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Mansions of Madness: Forbidden Alchemy» Forums » General

Subject: Speed Painting Tutorial: Byahkee rss

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Introduction: What with Cthulhu Wars arriving in a few months, I figured I'd get some practice painting, particularly speed painting. Actually, speed painting is something of a misnomer for this tutorial, since I'm using washes instead of paints.

Washes are typically paints and/or inks thinned with water and paint mediums, such as matte medium or even glue. Thanks to capillary action and gravity, the pigments in washes settle better than paints into cracks and recesses in a miniature, automagically shading them. Additionally, I find it easier to work with a watery medium than a thicker one, making opaque washes a better, faster, way of painting than conventional basecoats. A washed figure also makes further painting with hobby paints easier.

For washes, I prefer Secret Weapon washes. Secret Weapon has a wide variety of not only colors, but also shades, so I can use one color as a basecoat or highlighter color, and the other as a shade. It's possible to make your own washes, but I can paint more miniatures with several short paint sessions, than trying to find time for fewer longer ones.

Wash and Ink Supplies:
* Prismacolor red brush-tipped pen (eyes).
* Secret Wash Concrete and Soft Black Body washes (body).

Preparation: Plastic and metal miniatures are made in molds, and an oil called mold release is used to help eject the miniature from the mold. As a result, mold lines are often visible on a miniature. The hobby knife and file are commonly used to remove mold lines, but I recommend using a jewelry engraving pen. This "pen" is a handheld battery operated "drill" with a industry-diamond tip that quickly rotates, more easily removing mold lines. The pen sells for under $10 at craft stores. After removing mold lines, clean the miniatures in water with a little soap to remove the mold release oil.

Priming: Primer helps paint stick to the miniature. Common colors are white, grey, and black. Hardware stores sell primer made for use with plastics. When priming, shake the can well, and prime the nozzle with a brief burst away from the miniatures. Starting a few inches from the side of the miniatures, spray them with sweeping motions, rather than direct bursts from the can. I like to use zenithal priming: Completely coat the miniature in black, then, with lighter sprays, coat in grey then white. By partially covering the black primer with grey and white, the visible black acts like a shade for the miniature, while the white makes applying highlights easier.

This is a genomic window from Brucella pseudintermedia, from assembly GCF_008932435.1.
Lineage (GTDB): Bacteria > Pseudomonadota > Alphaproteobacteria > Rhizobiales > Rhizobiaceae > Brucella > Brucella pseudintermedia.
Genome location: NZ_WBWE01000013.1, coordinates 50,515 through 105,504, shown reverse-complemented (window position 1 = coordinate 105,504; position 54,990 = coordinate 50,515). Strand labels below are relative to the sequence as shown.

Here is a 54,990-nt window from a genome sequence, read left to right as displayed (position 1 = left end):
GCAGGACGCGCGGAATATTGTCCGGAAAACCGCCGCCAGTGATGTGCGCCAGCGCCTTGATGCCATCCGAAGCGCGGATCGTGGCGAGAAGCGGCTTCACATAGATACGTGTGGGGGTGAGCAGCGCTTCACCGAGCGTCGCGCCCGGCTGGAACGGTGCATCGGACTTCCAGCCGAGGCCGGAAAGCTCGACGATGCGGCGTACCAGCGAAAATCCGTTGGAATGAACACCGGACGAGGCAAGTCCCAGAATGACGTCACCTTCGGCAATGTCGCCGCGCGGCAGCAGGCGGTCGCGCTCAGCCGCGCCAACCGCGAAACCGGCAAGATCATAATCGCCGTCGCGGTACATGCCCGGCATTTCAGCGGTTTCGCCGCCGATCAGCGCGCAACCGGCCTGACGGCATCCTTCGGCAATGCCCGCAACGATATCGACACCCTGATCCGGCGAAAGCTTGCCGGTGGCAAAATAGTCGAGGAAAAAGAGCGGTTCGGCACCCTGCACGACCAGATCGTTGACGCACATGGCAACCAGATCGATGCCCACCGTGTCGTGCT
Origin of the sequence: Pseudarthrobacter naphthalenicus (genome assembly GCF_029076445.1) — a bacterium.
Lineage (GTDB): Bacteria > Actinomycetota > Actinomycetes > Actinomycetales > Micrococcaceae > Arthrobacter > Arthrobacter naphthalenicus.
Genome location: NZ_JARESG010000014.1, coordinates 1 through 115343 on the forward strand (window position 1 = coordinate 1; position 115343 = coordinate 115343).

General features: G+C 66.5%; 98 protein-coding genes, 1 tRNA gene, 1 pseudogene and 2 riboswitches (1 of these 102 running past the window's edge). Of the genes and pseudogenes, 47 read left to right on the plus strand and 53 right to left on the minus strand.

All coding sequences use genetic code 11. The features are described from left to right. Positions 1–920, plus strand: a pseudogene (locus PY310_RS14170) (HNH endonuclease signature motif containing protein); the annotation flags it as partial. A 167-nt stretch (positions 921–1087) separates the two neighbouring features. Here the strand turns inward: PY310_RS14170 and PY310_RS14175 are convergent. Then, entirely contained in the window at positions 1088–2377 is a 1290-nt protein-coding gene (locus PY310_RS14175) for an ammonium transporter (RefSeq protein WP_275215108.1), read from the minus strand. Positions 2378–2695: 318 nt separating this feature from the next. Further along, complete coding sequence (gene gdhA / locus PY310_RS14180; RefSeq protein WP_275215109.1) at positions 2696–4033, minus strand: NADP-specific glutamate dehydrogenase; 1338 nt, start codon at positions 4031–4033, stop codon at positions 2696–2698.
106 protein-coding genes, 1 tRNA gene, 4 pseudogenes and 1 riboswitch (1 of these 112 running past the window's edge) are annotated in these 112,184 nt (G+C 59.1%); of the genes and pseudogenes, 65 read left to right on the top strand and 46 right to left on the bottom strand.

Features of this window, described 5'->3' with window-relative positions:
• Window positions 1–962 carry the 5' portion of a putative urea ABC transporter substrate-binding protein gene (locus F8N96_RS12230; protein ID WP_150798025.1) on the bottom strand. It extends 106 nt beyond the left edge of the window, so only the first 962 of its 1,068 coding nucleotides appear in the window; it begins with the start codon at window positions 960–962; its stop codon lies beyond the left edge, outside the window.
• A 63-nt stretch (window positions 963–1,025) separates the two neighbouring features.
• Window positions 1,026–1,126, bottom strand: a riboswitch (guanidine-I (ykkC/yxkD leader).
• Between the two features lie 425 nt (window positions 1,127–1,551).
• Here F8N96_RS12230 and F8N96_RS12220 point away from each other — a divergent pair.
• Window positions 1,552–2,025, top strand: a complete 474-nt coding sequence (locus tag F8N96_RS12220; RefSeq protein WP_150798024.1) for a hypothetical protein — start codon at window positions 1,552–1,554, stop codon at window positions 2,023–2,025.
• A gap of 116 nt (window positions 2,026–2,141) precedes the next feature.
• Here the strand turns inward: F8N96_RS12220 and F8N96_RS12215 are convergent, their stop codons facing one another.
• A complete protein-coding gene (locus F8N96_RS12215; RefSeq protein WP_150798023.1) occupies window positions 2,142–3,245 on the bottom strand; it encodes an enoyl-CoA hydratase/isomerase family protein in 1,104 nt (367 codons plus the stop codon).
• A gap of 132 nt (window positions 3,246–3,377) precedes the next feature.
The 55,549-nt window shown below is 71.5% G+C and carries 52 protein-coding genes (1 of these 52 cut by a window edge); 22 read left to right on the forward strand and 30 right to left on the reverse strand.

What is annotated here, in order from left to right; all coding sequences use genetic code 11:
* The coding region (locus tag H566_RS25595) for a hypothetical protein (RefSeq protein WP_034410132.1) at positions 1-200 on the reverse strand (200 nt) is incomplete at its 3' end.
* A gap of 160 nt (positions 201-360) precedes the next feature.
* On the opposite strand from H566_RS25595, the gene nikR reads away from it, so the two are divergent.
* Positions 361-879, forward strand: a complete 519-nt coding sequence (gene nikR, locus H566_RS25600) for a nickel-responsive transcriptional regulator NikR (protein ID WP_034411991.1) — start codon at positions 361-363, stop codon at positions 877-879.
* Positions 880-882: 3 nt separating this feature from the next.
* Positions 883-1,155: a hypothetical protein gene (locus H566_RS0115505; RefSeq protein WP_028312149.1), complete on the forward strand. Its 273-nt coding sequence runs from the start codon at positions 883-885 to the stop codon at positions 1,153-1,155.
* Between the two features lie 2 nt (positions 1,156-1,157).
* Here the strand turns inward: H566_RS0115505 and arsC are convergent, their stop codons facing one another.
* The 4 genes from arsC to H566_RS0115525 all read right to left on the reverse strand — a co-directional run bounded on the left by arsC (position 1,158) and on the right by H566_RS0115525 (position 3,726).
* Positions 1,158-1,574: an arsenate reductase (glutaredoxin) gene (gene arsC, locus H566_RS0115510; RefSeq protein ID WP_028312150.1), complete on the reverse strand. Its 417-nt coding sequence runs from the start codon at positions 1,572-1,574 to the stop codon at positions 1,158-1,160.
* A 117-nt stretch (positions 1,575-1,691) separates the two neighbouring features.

Mounting: Finally, instead of handling the miniature directly, use superglue or sticky-tack to hold the miniature on a paint pot or prescription bottle. The Mansions of Madness monsters have a peg, so I used alligator clips as well. A binder clip should also work.


Miniatures with zenithal priming
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Basecoat Wash: Thanks to capillary action, you can quickly cover a large area of a miniature faster than paints, yet not accidentally put paint on a wrong area of the miniature. You can even use a cheaper craft brush with a good tip, rather than an expensive hobby paint brush.

The color scheme is that of the grey byahkee from the Arkham Horror boardgame's byahkee monster token. Thus, I chose the Secret Weapon Concrete wash, which is an opaque light grey wash.

Eyes: I frequently paint the eyes early, to provide a "focus" for the miniature. With monster eyes, I use a red Prismacolor brush-tip pen. It's easier to use than red paint.


First coat with Secret Wash Concrete wash.
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Detail and Shade Wash: For the wings, I still used the Soft Body Black wash, but used it more like a glaze: With the side of the brush, I carefully went over the raised edges of the non-membrane sections of the wings. Any wash that went in the wrong places I quickly dabbed with another brush, or blended into the membrane. For the body, I used the wash more traditionally, covering the body with a slightly thinned wash.


Wings glazed and body washed with Secret Wash Soft Body Black.


And that's all you have to do! I did some further touch-up with the Concrete and Soft Black Body washes, but this is an easy (and inexpensive) model to paint. You can use these washes for the zombies as well, and continue painting them with regular hobby paints.
 
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